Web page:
Article

Linkage, Association, and Gene-Expression Analyses Identify CNTNAP2 as an Autism-Susceptibility Gene

UCLA Center for Autism Research and Treatment, Semel Institute of Neuroscience, David Geffen School of Medicine at UCLA, Los Angeles, CA 90095, USA.
The American Journal of Human Genetics (Impact Factor: 10.93). 02/2008; 82(1):150-9. DOI: 10.1016/j.ajhg.2007.09.005
Source: PubMed

ABSTRACT

Autism is a genetically complex neurodevelopmental syndrome in which language deficits are a core feature. We describe results from two complimentary approaches used to identify risk variants on chromosome 7 that likely contribute to the etiology of autism. A two-stage association study tested 2758 SNPs across a 10 Mb 7q35 language-related autism QTL in AGRE (Autism Genetic Resource Exchange) trios and found significant association with Contactin Associated Protein-Like 2 (CNTNAP2), a strong a priori candidate. Male-only containing families were identified as primarily responsible for this association signal, consistent with the strong male affection bias in ASD and other language-based disorders. Gene-expression analyses in developing human brain further identified CNTNAP2 as enriched in circuits important for language development. Together, these results provide convergent evidence for involvement of CNTNAP2, a Neurexin family member, in autism, and demonstrate a connection between genetic risk for autism and specific brain structures.

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Available from: Maricela Alarcón
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    • "Many of these studies have focused on ASD, and using linkage and genome-wide association studies (GWAS) as well as copy number variation (CNV) analyses have clearly associated between Caspr2 and ASD (Alarcon et al., 2008; Arking et al., 2008; Bakkaloglu et al., 2008; Li et al., 2010; O'Roak et al., 2011). Additionally, common variants in Caspr2 have also been associated with ASD (Anney et al., 2012; Arking et al., 2008; Stein et al., 2011). "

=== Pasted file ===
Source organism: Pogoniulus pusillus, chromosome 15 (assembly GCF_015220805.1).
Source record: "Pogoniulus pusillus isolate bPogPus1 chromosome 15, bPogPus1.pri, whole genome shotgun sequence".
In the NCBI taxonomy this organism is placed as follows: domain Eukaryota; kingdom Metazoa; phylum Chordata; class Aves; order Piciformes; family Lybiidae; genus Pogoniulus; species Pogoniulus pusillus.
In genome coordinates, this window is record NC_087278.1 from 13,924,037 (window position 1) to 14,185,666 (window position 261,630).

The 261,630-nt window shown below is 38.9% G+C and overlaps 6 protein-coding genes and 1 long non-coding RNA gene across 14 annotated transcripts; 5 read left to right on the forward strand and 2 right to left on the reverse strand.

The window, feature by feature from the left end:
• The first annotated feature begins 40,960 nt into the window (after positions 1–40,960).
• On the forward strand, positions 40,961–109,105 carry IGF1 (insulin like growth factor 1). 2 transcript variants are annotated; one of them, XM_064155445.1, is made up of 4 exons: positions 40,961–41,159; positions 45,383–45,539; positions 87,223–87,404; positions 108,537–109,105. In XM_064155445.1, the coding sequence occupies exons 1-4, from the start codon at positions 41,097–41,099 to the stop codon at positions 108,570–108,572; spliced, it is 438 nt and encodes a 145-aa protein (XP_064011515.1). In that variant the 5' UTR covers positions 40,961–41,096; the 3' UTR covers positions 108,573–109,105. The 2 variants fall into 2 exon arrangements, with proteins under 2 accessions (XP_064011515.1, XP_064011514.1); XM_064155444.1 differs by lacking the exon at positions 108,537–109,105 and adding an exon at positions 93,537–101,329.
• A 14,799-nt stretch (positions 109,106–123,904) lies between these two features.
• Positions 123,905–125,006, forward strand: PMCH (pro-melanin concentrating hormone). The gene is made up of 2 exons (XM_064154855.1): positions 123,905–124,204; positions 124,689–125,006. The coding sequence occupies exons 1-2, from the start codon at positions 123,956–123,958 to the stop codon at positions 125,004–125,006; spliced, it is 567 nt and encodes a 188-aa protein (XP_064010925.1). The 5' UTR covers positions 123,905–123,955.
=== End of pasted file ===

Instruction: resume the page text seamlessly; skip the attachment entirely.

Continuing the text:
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    ABSTRACT: Genome-wide association studies and copy number variation analyses have linked contactin associated protein 2 (Caspr2, gene name Cntnap2) with autism spectrum disorder (ASD). In line with these findings, mice lacking Caspr2 (Cntnap2(-/-)) were shown to have core autism-like deficits including abnormal social behavior and communication, and behavior inflexibility. However the role of Caspr2 in ASD pathogenicity remains unclear. Here we have generated a new Caspr2:tau-LacZ knock-in reporter line (Cntnap2(tlacz/tlacz)), which enabled us to monitor the neuronal circuits in the brain expressing Caspr2. We show that Caspr2 is expressed in many brain regions and produced a comprehensive report of Caspr2 expression. Moreover, we found that Caspr2 marks all sensory modalities: it is expressed in distinct brain regions involved in different sensory processings and is present in all primary sensory organs. Olfaction-based behavioral tests revealed that mice lacking Caspr2 exhibit abnormal response to sensory stimuli and lack preference for novel odors. These results suggest that loss of Caspr2 throughout the sensory system may contribute to the sensory manifestations frequently observed in ASD.
    Full-text · Article · Dec 2015 · Molecular and Cellular Neuroscience
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    • "The noncoding variant, rs7794745 (T/A, presumed risk allele T) was found to associate with an increased risk for ASD (Arking et al. 2008; Sampath et al. 2013). Other intronic SNPs, such as rs2710102, have been identified to be associated with the quantitative autism endophenotypes of age-at-first word (p = 0.0006) (Alarcón et al. 2008) and specific language impairment (p = 0.002–5 9 10 -5 ) (Vernes et al. 2008) (C/T, presumed risk allele C). Both SNPs are located on chromosome 7, rs7794745 is located at intron 2 (chr7:146489606; GRCh37.p13), and rs2710102 is located at intron 13 (chr7:147574390; GRCh37.p13). "